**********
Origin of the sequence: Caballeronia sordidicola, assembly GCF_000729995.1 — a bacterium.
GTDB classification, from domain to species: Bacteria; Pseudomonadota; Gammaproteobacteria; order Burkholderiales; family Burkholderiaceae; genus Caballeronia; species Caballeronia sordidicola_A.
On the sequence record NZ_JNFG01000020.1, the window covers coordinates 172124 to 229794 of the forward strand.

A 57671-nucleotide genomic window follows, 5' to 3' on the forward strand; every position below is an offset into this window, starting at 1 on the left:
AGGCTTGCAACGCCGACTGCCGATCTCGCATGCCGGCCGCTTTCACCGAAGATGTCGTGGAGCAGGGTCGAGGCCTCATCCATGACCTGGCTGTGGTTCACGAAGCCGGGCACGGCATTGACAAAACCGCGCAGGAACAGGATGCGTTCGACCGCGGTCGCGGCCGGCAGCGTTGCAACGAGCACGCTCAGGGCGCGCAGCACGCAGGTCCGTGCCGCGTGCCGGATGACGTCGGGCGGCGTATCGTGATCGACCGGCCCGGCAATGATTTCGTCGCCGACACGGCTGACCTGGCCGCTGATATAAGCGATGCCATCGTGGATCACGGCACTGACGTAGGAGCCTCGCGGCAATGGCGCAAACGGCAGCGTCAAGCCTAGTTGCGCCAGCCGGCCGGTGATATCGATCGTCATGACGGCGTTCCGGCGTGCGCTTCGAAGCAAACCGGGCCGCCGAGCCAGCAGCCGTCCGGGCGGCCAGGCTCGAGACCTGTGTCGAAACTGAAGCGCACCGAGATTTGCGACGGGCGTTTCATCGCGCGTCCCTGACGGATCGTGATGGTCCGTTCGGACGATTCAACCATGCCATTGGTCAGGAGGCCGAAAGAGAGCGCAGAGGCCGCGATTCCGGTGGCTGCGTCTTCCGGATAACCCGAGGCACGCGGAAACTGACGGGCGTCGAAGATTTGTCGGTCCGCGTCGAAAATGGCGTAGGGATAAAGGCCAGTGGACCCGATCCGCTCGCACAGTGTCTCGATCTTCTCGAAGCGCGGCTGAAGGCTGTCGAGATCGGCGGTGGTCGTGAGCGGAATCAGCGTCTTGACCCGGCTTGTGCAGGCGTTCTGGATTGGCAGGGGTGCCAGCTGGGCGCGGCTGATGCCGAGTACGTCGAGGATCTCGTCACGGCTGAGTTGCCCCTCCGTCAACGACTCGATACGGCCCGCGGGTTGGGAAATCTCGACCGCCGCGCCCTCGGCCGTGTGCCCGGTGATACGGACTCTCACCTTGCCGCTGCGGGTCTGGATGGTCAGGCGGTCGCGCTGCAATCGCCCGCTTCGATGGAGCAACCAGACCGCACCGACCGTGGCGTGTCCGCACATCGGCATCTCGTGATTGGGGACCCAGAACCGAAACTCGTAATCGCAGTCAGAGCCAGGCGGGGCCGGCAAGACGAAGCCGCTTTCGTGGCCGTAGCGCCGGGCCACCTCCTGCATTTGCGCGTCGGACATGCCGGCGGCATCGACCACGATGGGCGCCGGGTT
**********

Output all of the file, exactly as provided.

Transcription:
Origin of the sequence: Caballeronia sordidicola, assembly GCF_000729995.1 — a bacterium.
GTDB classification, from domain to species: Bacteria; Pseudomonadota; Gammaproteobacteria; order Burkholderiales; family Burkholderiaceae; genus Caballeronia; species Caballeronia sordidicola_A.
On the sequence record NZ_JNFG01000020.1, the window covers coordinates 172124 to 229794 of the forward strand.

A 57671-nucleotide genomic window follows, 5' to 3' on the forward strand; every position below is an offset into this window, starting at 1 on the left:
AGGCTTGCAACGCCGACTGCCGATCTCGCATGCCGGCCGCTTTCACCGAAGATGTCGTGGAGCAGGGTCGAGGCCTCATCCATGACCTGGCTGTGGTTCACGAAGCCGGGCACGGCATTGACAAAACCGCGCAGGAACAGGATGCGTTCGACCGCGGTCGCGGCCGGCAGCGTTGCAACGAGCACGCTCAGGGCGCGCAGCACGCAGGTCCGTGCCGCGTGCCGGATGACGTCGGGCGGCGTATCGTGATCGACCGGCCCGGCAATGATTTCGTCGCCGACACGGCTGACCTGGCCGCTGATATAAGCGATGCCATCGTGGATCACGGCACTGACGTAGGAGCCTCGCGGCAATGGCGCAAACGGCAGCGTCAAGCCTAGTTGCGCCAGCCGGCCGGTGATATCGATCGTCATGACGGCGTTCCGGCGTGCGCTTCGAAGCAAACCGGGCCGCCGAGCCAGCAGCCGTCCGGGCGGCCAGGCTCGAGACCTGTGTCGAAACTGAAGCGCACCGAGATTTGCGACGGGCGTTTCATCGCGCGTCCCTGACGGATCGTGATGGTCCGTTCGGACGATTCAACCATGCCATTGGTCAGGAGGCCGAAAGAGAGCGCAGAGGCCGCGATTCCGGTGGCTGCGTCTTCCGGATAACCCGAGGCACGCGGAAACTGACGGGCGTCGAAGATTTGTCGGTCCGCGTCGAAAATGGCGTAGGGATAAAGGCCAGTGGACCCGATCCGCTCGCACAGTGTCTCGATCTTCTCGAAGCGCGGCTGAAGGCTGTCGAGATCGGCGGTGGTCGTGAGCGGAATCAGCGTCTTGACCCGGCTTGTGCAGGCGTTCTGGATTGGCAGGGGTGCCAGCTGGGCGCGGCTGATGCCGAGTACGTCGAGGATCTCGTCACGGCTGAGTTGCCCCTCCGTCAACGACTCGATACGGCCCGCGGGTTGGGAAATCTCGACCGCCGCGCCCTCGGCCGTGTGCCCGGTGATACGGACTCTCACCTTGCCGCTGCGGGTCTGGATGGTCAGGCGGTCGCGCTGCAATCGCCCGCTTCGATGGAGCAACCAGACCGCACCGACCGTGGCGTGTCCGCACATCGGCATCTCGTGATTGGGGACCCAGAACCGAAACTCGTAATCGCAGTCAGAGCCAGGCGGGGCCGGCAAGACGAAGCCGCTTTCGTGGCCGTAGCGCCGGGCCACCTCCTGCATTTGCGCGTCGGACATGCCGGCGGCATCGACCACGATGGGCGCCGGGTT